söndag, juni 13, 2010

This Gun for Hire

This film takes place in San Francisco, where the blackmailer Albert Baker (Frank Ferguson) and his girlfriend are killed by a remorseless hit man called Raven (Alan Ladd).
Raven, in turn, is double-crossed by his anonymous employer, Willard Gates (Laird Cregar), who pays him with marked bills. During the exchange, an acquaintance of Gates greets him, revealing his identity to Raven. Gates later reports to Los Angeles Police Detective Michael Crane (Robert Preston) that the money was stolen from the company where he works, Nitro Chemical. Raven learns he has been set up and decides to get revenge.
Gates, who also owns a Los Angeles nightclub, hires Ellen Graham (Veronica Lake), a singer, unaware that she is Crane's girlfriend.
Gates and Ellen board a train for Los Angeles but on that train we also find Raven.
By chance, the only empty seat Raven can find is beside Ellen. The next morning, Gates find them sleeping side by side. He wires ahead. Raven spots the waiting police and forces Ellen at gunpoint to help him escape. He is about to kill her in an abandoned building when they are interrupted by some workmen, allowing Ellen to flee. She tries to contact her boyfriend, but he is traveling back to Los Angeles.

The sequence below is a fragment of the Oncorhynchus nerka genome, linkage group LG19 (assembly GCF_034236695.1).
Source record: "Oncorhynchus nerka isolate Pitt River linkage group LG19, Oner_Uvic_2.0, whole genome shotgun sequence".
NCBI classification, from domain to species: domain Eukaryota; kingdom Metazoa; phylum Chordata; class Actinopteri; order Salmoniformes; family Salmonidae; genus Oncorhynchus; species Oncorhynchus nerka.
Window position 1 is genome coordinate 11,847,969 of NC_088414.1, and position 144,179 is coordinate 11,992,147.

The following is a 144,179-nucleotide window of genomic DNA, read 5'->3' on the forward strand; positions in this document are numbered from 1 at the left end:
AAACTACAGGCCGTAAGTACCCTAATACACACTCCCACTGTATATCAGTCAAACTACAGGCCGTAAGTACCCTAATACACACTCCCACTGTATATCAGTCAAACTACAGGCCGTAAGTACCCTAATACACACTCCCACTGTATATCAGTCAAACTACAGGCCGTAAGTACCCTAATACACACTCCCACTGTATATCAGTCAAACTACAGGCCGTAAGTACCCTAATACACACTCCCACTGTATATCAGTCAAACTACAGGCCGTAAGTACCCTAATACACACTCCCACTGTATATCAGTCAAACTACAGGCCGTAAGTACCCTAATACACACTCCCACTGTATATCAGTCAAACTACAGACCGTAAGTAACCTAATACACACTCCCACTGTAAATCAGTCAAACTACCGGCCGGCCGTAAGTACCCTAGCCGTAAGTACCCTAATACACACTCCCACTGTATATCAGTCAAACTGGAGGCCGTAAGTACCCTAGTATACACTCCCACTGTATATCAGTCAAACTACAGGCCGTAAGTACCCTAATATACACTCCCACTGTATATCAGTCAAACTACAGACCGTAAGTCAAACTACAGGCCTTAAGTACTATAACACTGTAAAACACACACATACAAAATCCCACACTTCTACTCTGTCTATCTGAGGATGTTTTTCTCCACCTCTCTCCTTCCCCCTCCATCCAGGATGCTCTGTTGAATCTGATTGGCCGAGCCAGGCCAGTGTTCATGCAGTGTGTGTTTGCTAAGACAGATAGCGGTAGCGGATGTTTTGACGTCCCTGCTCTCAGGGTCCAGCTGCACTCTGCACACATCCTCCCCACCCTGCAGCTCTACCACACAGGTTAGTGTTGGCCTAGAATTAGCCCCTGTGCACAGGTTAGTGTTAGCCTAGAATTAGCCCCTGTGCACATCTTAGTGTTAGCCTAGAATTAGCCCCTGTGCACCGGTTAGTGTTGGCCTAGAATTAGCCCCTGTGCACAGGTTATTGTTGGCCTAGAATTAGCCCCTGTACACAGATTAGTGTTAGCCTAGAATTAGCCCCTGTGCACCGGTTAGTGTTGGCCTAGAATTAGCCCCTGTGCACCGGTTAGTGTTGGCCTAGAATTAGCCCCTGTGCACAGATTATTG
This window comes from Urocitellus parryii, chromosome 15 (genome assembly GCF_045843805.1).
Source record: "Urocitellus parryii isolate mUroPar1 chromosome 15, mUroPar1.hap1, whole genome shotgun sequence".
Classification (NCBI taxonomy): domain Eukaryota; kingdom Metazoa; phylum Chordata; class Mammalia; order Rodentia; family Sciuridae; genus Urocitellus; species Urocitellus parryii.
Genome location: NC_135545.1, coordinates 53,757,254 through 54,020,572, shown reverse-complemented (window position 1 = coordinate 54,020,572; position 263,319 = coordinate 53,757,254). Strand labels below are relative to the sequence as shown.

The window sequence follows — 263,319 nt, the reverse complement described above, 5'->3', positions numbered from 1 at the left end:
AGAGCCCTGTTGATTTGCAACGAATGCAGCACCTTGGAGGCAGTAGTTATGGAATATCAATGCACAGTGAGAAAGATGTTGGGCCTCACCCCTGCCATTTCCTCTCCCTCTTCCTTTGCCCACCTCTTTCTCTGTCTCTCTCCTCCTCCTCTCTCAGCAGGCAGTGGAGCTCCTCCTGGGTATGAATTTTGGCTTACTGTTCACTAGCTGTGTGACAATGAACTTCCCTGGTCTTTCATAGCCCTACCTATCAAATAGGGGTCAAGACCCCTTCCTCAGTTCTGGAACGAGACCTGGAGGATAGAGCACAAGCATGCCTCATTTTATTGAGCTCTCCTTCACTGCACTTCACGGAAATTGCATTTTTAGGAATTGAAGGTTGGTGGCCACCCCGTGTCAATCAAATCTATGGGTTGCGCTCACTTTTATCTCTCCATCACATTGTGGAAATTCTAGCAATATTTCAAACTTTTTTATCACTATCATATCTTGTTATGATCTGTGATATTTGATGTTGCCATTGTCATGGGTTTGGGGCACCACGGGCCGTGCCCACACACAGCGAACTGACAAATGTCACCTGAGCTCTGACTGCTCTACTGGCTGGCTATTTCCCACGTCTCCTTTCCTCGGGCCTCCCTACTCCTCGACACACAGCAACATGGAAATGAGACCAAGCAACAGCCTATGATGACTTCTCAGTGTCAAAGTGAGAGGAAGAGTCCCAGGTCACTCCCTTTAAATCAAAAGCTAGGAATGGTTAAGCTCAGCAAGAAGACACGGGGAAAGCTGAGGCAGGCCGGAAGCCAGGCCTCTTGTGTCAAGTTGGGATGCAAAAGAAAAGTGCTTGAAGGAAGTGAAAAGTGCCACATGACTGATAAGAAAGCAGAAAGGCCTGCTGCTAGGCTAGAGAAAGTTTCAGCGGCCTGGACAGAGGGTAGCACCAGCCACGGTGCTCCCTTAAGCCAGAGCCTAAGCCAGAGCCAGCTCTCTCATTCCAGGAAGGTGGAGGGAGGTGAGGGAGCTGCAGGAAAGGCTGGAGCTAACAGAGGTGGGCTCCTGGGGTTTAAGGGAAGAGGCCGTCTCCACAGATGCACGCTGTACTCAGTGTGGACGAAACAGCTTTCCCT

Later on Raven and Ellen become acquainted and they trade information. On the same time she appeal to Raven not to kill Gates but in the end when Raven makes it to Gates company he forces himself in and coerce Raven to take him to Brewster (Tully Marshall), the mastermind behind a plan to sell a formula to poison gas to the Japanese, they all die.

The film is a somewhat 'classic' (this hackneyed word) 'film noir' and as such a very intriguing and suspensful piece of work, displaying most ingredients being an essential part of a film of this kind.
Good actors and good acting with - as often - some clichés incorporated in the plot but this is almost something one take for granted and maybe something we see more clearly today than at the time when 'This Gun for Hire' was made.
Director: Frank Tuttle.

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